Three-color Traditional Stencil plus Halftone for Portraits that Pop: Kylian Mbappé

Stencil portraits are great. From portrait stencil cards to the classic three-tone portrait to making a wall of faces, there’s no more compelling image than the face of somebody you love. That’s why we keep finding more ways to make those portraits POP. Here’s the latest.

Halftone Portraits

From our earlier post, you probably know that portraits are typically a great use case for a grayscale halftone. For example, this team photo of soccer great Kylian Mbappé makes a great traditional separation; but there’s a lot of great detail in the grayscale halftone too. Wouldn’t it be great if we didn’t have to choose?

Combination with the traditional separation

The halftone is very dark at the points where the three-color separation is dark already, so maybe we don’t need to do anything to the dark area. But wouldn’t it be nice if we could add just a little bit of that sepia tone to the mid-tone parts of the image? That’s exactly what we did here.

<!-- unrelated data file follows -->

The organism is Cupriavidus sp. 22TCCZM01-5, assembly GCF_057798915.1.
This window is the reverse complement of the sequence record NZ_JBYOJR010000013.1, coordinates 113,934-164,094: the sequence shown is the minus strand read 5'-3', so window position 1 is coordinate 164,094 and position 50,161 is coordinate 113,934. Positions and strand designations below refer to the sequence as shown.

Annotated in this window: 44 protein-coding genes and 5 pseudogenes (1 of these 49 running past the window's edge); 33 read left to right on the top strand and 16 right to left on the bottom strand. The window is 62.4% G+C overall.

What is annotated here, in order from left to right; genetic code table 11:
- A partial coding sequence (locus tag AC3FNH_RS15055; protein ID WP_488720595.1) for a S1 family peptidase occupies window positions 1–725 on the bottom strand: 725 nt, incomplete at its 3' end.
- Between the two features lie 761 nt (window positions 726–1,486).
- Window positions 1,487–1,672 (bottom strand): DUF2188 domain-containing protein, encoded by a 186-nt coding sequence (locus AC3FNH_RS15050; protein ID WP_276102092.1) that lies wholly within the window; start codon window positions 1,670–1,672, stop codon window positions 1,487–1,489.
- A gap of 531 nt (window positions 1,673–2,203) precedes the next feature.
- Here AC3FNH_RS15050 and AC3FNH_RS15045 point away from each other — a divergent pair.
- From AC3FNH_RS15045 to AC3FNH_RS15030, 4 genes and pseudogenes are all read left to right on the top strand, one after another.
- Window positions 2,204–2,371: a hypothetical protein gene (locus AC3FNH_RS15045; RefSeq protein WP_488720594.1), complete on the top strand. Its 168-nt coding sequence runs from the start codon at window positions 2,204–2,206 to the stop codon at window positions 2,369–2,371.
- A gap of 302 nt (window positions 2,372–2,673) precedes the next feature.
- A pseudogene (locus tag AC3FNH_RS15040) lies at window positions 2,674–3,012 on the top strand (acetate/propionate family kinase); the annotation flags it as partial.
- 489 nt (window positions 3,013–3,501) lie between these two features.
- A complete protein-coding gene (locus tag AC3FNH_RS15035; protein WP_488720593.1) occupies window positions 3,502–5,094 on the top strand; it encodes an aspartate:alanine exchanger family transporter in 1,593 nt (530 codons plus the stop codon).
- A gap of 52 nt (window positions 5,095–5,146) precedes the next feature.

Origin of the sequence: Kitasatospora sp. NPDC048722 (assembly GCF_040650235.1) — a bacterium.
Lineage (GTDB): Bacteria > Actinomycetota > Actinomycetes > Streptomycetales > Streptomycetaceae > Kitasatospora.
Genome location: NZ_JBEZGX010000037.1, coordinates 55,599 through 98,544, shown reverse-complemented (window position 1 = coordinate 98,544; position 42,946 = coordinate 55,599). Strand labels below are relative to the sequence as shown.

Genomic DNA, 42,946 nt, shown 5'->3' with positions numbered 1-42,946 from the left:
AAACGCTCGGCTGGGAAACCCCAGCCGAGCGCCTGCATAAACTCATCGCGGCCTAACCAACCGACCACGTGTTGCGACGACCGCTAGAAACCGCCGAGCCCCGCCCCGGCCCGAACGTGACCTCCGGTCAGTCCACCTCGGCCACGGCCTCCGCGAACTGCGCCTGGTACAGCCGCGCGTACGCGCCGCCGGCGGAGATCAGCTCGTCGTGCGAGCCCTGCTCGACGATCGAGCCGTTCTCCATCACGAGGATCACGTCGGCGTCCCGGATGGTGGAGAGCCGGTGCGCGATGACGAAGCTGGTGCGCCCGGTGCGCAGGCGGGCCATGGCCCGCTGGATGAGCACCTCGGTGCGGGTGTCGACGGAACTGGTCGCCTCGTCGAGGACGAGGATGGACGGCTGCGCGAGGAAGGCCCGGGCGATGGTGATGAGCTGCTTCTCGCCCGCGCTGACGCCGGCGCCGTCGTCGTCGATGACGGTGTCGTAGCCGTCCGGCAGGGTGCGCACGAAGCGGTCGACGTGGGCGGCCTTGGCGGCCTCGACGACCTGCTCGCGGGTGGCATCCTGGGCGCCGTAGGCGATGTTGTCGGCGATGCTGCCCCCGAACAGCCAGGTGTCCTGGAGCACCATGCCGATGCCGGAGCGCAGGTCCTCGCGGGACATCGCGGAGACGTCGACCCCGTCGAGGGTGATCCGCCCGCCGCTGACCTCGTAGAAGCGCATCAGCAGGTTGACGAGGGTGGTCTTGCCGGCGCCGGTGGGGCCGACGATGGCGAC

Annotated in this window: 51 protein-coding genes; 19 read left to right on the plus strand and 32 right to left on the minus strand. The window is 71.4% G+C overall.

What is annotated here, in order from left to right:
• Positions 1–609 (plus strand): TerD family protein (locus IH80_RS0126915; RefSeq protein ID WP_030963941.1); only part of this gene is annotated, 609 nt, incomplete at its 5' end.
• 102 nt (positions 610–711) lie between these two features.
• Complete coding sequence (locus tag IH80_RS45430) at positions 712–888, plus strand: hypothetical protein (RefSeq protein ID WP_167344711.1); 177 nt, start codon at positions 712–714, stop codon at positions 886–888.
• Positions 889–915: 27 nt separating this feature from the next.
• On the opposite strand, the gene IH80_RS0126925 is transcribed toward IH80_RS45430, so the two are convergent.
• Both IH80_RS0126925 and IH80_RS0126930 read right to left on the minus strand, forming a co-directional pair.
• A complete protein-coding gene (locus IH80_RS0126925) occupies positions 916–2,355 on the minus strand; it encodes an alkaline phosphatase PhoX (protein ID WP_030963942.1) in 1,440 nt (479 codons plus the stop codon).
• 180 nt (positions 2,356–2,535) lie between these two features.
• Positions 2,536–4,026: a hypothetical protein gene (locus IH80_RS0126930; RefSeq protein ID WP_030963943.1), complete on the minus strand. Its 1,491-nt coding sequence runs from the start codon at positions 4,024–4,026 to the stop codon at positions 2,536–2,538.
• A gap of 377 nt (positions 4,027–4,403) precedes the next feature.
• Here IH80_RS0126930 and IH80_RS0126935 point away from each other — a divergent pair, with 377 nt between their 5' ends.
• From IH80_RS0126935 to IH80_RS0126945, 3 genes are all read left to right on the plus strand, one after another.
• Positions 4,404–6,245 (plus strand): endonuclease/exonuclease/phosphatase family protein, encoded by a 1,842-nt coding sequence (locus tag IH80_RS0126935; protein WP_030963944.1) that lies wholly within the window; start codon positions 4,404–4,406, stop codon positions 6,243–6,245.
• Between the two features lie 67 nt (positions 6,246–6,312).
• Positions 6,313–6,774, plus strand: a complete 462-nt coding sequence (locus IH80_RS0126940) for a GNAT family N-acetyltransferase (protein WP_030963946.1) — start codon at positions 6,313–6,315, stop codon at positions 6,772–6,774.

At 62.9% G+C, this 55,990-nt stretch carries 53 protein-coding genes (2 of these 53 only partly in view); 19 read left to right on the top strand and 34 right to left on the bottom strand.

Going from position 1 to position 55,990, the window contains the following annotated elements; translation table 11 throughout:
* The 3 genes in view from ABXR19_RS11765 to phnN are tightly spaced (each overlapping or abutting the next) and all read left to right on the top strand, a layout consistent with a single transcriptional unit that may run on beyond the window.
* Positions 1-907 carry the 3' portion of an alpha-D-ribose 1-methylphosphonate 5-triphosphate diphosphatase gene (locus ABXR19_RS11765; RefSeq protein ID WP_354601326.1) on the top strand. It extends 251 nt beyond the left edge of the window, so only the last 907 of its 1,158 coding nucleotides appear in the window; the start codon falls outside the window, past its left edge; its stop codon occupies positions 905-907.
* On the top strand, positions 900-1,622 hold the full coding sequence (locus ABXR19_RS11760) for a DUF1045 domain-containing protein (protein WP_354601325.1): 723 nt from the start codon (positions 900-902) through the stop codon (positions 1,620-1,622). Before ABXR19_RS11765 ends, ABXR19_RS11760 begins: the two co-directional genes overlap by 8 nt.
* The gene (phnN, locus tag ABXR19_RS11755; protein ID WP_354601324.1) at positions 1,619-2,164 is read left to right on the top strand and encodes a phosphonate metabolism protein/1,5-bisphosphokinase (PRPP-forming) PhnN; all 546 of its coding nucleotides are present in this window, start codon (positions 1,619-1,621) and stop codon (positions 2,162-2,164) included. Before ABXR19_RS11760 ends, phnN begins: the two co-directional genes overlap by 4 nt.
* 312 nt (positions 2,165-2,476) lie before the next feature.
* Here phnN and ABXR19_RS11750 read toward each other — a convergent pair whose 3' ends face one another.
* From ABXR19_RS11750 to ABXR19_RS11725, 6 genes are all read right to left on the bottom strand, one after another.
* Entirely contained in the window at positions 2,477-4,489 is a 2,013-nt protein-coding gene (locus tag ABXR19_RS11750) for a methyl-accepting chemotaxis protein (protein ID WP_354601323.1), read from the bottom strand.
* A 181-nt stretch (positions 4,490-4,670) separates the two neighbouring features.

See how the traditional midtone stencil has an organic boundary, and accomplishes shading with *color*, while the halftone accomplishes shading by changing the width of the line of the black paint?

close-up showing halftone overlay on midtone stencil

Check out the full process in the video below

Even better to combine midtone and dark in the traditional stencil

In these next portrait ‘trials’, we did a three-color separation, and then combined the mid-tone and dark into a single layer so that we just mask off any area we want to stay white (and bright). There isn’t a huge visual difference because the darkest areas of the image typically get hit by the dark bands of the halftone stencil. But it does eliminate any white shining through where the halftone bridges mask the surface; plus it makes the image easier to parse while you’re painting it.

Check the process videos below for more on how the color variations were painted.